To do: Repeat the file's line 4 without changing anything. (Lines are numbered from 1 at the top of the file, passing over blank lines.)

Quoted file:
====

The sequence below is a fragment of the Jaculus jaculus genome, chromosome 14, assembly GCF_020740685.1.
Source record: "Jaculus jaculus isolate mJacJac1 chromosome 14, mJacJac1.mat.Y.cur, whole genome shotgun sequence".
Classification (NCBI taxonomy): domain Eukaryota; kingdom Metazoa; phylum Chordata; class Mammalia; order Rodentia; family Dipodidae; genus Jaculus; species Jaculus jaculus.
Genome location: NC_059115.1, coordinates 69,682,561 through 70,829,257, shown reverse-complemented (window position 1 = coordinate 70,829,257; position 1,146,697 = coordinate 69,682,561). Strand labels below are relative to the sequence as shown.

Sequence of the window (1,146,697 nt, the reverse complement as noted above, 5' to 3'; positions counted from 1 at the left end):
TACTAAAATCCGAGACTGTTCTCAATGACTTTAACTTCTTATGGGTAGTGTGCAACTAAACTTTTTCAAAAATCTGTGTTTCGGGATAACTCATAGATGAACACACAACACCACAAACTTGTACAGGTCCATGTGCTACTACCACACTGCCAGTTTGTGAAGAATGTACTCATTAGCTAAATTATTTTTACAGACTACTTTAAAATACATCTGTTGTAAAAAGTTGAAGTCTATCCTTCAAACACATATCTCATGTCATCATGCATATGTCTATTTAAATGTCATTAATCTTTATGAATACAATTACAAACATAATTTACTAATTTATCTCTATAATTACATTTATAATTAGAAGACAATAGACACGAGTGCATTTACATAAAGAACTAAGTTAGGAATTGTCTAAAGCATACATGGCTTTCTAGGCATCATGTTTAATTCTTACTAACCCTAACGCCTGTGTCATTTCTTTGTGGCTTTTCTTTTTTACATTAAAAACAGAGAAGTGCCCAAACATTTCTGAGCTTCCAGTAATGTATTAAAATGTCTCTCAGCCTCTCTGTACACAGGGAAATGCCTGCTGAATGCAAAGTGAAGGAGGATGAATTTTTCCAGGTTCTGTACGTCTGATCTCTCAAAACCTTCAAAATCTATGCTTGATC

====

Genome location: NC_059115.1, coordinates 69,682,561 through 70,829,257, shown reverse-complemented (window position 1 = coordinate 70,829,257; position 1,146,697 = coordinate 69,682,561). Strand labels below are relative to the sequence as shown.